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Old Media Misses the Mark As Youngsters March

Of course, ignoring the largest continuing protest in American history has become the status quo for most news sources, but this year many seemed to go out of their way to get things wrong.

Vol. 12/No. 4

My wife has a sort of faux-award that she occasionally bestows, called the “Golden Eyeball Award.” It is presented to people who, for some reason or another, inexplicably miss seeing something that is sitting directly in front of them.

If anyone deserves this award this year, it is some members of our American media community, who can consistently be counted on to miss the glaringly obvious when it comes to the annual March for Life.  Of course, ignoring the largest continuing protest in American history has become the status quo for most news sources, but this year many seemed to go out of their way to get things wrong. 

Take, for instance, Rick Sanchez of CNN (who, to his credit, actually reported on the March).  Sanchez was inexplicably unsure as to who was more numerous at the March: pro-lifers or pro-choicers.  In a YouTube clip since made infamous by bloggers, Sanchez squints ceremoniously at his monitor while insisting that, “as you might imagine, there are both sides being represented today.”  As images of thousands of pro-life protesters stream across the screen right in front of him, he reassuring his viewers that “we’re going to keep an eye on these for you because we want to make sure we report it fairly and squarely” (in the end, he deduces that there seem to be more pro-lifers.  Good work, Sherlock).

As someone who attended the March personally, I know from experience that pro-choice protesters are rare to nonexistent.  While sources disagree on the number of pro-life attendees, we all agree that there are more of us than whatever handful of pro-choice protesters bother to show up to counter us.

The media also seemed obsessed this year with proving that the pro-life movement was aging ungracefully, and that it was not attracting young people, especially women, to its ranks.  According to Krista Gesaman of Newsweek, there were few young women to be found at the March, since most of them are more inclined to stay home and blog.

“Where are the young, vibrant women supporting their pro-life or pro-choice positions?” she asks. “Likely, they’re at home.” She goes on to quote a DC police department official as stating that “a majority of the participants are in their 60s and were the original pioneers either for or against the case.” 

My advice to Krista?  Get out of your office and out onto the streets of DC.  The truth may surprise you.

For her part, our reliably antagonistic foe Cristina Page goes a step further.  In a piece picked up the Huffington Post she says that the anniversary of Roe v. Wade is “yet another day to observe the pro-life movement’s riveting mid-life crisis.”  Incredibly, she says that the pro-life establishment’s “relentless allegiance to ‘ideals’” has led to a “newly emergent, progressive pro-lifer,” who is, somehow, “a far more threatening development to the traditional pro-life establishment than anything NARAL or Planned Parenthood could have dreamed up.”  This emerging pro-lifer, according to Page, has far more in common with the pro-abortion left than he/she has with the traditional pro-life establishment.  Morals and values, she insists, are a game for the oldsters.  And the oldsters are dying out.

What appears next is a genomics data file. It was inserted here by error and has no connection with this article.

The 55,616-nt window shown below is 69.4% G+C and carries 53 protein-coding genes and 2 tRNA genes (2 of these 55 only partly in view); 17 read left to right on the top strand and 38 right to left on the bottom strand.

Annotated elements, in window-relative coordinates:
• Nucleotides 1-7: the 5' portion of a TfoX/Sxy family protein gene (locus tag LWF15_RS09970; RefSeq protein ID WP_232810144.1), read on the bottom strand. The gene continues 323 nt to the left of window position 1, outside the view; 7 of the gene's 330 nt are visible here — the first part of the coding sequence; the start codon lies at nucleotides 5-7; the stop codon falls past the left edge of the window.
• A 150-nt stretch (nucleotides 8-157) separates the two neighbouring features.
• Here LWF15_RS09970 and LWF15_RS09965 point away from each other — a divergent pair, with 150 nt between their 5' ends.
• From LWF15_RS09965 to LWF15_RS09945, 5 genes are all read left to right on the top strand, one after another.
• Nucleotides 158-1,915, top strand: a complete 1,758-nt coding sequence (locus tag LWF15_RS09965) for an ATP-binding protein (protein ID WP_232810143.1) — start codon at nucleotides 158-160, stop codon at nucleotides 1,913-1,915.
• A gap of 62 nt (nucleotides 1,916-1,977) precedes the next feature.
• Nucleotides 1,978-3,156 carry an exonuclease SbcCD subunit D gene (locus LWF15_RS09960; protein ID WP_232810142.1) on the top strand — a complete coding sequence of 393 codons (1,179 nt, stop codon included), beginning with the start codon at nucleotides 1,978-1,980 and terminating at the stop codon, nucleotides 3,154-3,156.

Not only are these assumptions deeply insulting, they just aren’t true.  Those who actually attend the March (like me, and countless other bloggers and news writers), have all noticed the same trend: the March is getting younger every year.

Not only that, but it is growing in size, and its ethnic diversity is increasing.  In fact, the pro-life movement as a whole has all the appearances of a movement that is gaining momentum, not losing it.  Our leaders also seem to be having smashing success in communicating their values to the younger generation, because the younger generation is turning out in droves (click here to see PRI’s 2008 YouTube video on this very topic).  

And why shouldn’t this movement speak to the young?  Today’s youth are the survivors, the ones who made it past the slaughter.  They are the lucky ones.  For people like Cristina Page, born while abortion was illegal, the issue is about women’s rights and reproductive health.  For the young, it is about life and death.

So long as there is a movement that advocates the killing of its young, it will inevitably lose in the long run.  The pro-life effort is solid because it is self-sustaining—while the pro-choice movement is not.  When people like Cristina Page accuse us of being old or out-of-touch, this speaks more to their own jaundiced ideologies than anything else.  When when a movement has no future and no hope, it’s hard to see past the despair and the darkness.  

The pro-choice movement is akin to the dwarfs in C.S. Lewis’s The Last Battle—so attached to their own cynicism that they absolutely refuse to be “taken in.”  Even by the facts.

Colin Mason is the Director of Media Production at Population Research Institute.

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